To bring all students to high standards, districts need to examine their stance on curriculum. We know most students can learn if they are taught.  

Curriculums purpose is to help teachers understand and deliver to students what is important for students to learn, and districts need to decide what this is. Curriculum is the tool available to balance competing priorities. The Balanced Curriculum process provides a template for a district-developed curriculum, within which teachers have quite a bit of flexibility.

Nature of curriculum in school

An expert in curriculum called Tyler (1949) was among the first to suggest four fundamental questions which must be answered when talking about the nature of curriculum in schools: These are:

  1. What educational purpose should the school seek to attain

(Objectives);

  1. What educational experiences can be provided to attain these purposes? (i.e. the activities, the subject-matter etc);
  2. How can these educational experiences be organized effectively to achieve these purposes? (E.g. Teacher-centered or child-centered learning);
  3. How can we determine whether or not the expected objectives have been achieved? (i.e. using tests, performance observations and other forms of evaluation).

These four fundamental questions from the core of the curriculum development process. By its very nature therefore curriculum cannot be said have been presented until objectives, contents evaluation procedures are clearly specified.

Important of curriculum in school

It is clear from what has been written so far, that curriculum is the very soul of the school system. There can be no school if there is no curriculum. Curriculum is the reason for existence of the school. Schools develop their own curriculum, sometimes, from existing planned curriculum, in order to meet its own peculiar needs.

For example, in school where truancy is very common, the authorities of the school (which includes the Parents/Teachers Association) may design a package to attract students to school so as to stem the tide of truancy. As the plan used by the school to implement its educational programmes, curriculum is the very vigorous software without which building and other facilities, (as well as teachers too) will have nothing to do in the school.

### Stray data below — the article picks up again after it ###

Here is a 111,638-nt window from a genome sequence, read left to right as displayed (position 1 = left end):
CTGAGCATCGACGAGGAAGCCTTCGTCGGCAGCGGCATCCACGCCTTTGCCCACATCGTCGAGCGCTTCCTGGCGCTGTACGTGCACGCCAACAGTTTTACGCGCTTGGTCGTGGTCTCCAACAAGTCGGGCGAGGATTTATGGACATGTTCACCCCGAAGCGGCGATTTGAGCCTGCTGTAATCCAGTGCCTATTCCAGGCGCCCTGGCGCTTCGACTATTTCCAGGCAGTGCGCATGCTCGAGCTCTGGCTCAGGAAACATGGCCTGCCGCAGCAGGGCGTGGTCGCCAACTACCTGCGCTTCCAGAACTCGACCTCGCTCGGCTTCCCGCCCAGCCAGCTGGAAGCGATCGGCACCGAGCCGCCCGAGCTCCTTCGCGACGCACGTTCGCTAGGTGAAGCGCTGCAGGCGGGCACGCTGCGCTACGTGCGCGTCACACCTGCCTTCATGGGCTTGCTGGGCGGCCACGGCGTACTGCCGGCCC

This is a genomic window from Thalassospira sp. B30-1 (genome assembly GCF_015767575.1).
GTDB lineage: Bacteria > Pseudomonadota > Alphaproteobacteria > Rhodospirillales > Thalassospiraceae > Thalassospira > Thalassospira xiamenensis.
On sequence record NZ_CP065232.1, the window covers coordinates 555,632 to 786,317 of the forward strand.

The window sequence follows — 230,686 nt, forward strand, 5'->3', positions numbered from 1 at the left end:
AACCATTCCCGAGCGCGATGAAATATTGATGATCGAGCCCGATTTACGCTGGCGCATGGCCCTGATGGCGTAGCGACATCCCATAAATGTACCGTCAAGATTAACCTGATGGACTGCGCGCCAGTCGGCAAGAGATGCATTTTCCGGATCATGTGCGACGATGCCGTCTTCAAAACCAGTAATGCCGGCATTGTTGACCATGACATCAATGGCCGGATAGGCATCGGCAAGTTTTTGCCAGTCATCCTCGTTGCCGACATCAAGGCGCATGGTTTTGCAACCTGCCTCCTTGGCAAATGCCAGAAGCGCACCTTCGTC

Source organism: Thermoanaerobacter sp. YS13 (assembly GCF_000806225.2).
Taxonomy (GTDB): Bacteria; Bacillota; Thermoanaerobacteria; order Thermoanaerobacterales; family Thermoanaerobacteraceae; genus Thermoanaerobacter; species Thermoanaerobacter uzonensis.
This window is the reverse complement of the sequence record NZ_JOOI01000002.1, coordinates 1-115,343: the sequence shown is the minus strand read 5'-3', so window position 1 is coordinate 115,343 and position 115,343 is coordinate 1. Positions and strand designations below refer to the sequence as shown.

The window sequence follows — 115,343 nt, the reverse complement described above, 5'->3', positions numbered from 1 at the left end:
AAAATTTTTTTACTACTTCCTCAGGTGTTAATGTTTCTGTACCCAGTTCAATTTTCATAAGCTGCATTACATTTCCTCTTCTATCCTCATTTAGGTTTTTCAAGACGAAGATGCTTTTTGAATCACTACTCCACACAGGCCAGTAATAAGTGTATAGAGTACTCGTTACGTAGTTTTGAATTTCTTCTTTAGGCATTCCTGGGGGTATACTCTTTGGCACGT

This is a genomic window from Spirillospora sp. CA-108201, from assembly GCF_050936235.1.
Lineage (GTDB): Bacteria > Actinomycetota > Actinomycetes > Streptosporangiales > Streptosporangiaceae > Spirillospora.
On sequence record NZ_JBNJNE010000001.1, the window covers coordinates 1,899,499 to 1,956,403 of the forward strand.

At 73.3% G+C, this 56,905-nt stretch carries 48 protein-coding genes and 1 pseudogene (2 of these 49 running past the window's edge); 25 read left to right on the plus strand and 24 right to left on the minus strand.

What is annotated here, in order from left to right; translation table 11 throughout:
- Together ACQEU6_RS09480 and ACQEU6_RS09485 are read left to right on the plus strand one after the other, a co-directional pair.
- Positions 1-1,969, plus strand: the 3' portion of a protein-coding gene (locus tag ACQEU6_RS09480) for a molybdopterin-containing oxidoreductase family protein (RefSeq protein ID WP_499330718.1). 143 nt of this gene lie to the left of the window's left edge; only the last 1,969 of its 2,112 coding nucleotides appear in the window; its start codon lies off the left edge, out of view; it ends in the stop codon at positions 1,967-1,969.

In conclusion the word curriculum must be fully understood by educationists so as to avoid confusion which in turn will affect what goes on in schools. The clarifications that have been made in the unit have cleared the confusions. Curriculum must be understood from the totality of programmes or learning experiences organized for learners under the supports of the schools. Thus, the term curriculum must not be restricted to syllabus, scheme of work or other related terms. These basic concepts must be understood for meaningful implementation of the school curriculum.

INSTRUCTION 

Instruction is a vital for education; it is define as the transfer of learning from one person to another. This is an activity that has to do with imparting knowledge or skill from an expert to a less experience person.

Instruction is the facilitation of another’s learning. Instructors in primary and secondary institutions are called teachers, and they direct the education of students and might draw on many subjects like reading, writing, mathematics, science and history. Instructors in post-secondary institutions might be called teachers, instructors, or professor depending on the type of institution and primarily teach only their specific discipline.

Instruction was define towards the direction of the learning process. Variety of models of instruction are developed, each designed to produce classroom learning.

Joyce et al (2003) describe four categories of models of teaching/instruction

  1. Behavioral system
  2. Information processing
  3. Personal development
  4. Social development

That summarizes the vast majority of instructional methods. Each models differ in the specific type or measure of learning that is target. Another important point is that the different models and methods of instruction have been developed based on specific interpretations of concepts and principles of teaching and learning.

It is important to understand the concepts principles upon which they are based.

Ralph waldo emerson said if you learn only methods, you will be tied to your method, but if you learn principles you devise your own methods.

In conclusion instruction been the purposeful guidance of the learning process, is complex and can take many forms. It is vitally important classroom activity, but must be considered in the context of such factors as measures of desired student learning including overlapping objectives taught to objective tested, controlling student behavior i.e. classroom management activities, individual differences among students, and school processes and characteristics. 

References

Alazi, O (1990). The Nigeria New Curriculum: Issue and Insights. Jos:

Ehindero Press Ltd.

Bishop, G. (1981) ‘Curriculum development, Textbook for students’

Hong Kong: Macmillan Company.

Johnson, M. (1967) Definitions and models in Curriculum Theory;

Education Theory: 17 (1), 125-140.

Onwuka, U. (1985) Curriculum Development for Africa. Onitsha:

Africana – Feb Pub. Ltd.

Tanner, D. & Tanner N.(1980) Curriculum Development: Theory and

Practice. N.Y. Macmillan Publicity Company.

Ornstein C. Allan & Hunkins F.P. (1998) Boston: Allyn and Bacon.

Saylor, J. et al (1974) Planning Curriculum for Schools, New York: Holt, Rinehart and Winston, Inc.

Shiundu, J. S. Omulando, S. J. (1992) Curriculum Theory and Practice in

Kenya Nairobi: Oxford University Press.

Tyler, Ralph W. (1949) Basic Principles of Curriculum and Instruction.

Chicago: The University of Chicago Press.

Walton J. (1971) Curriculum Organization and Design. Ward Lock Educational.